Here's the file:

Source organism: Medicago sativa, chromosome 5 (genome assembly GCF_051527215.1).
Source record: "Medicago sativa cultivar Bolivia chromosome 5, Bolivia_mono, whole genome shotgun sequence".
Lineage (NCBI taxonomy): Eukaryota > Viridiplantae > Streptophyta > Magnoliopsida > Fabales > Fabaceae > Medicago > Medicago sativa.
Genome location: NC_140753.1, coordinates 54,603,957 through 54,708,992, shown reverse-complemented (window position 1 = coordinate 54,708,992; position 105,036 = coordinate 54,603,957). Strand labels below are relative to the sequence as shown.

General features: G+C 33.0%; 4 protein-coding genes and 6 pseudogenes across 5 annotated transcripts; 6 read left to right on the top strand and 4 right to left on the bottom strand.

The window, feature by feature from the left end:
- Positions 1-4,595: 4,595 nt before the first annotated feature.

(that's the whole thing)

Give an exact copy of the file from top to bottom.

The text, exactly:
Source organism: Medicago sativa, chromosome 5 (genome assembly GCF_051527215.1).
Source record: "Medicago sativa cultivar Bolivia chromosome 5, Bolivia_mono, whole genome shotgun sequence".
Lineage (NCBI taxonomy): Eukaryota > Viridiplantae > Streptophyta > Magnoliopsida > Fabales > Fabaceae > Medicago > Medicago sativa.
Genome location: NC_140753.1, coordinates 54,603,957 through 54,708,992, shown reverse-complemented (window position 1 = coordinate 54,708,992; position 105,036 = coordinate 54,603,957). Strand labels below are relative to the sequence as shown.

General features: G+C 33.0%; 4 protein-coding genes and 6 pseudogenes across 5 annotated transcripts; 6 read left to right on the top strand and 4 right to left on the bottom strand.

The window, feature by feature from the left end:
- Positions 1-4,595: 4,595 nt before the first annotated feature.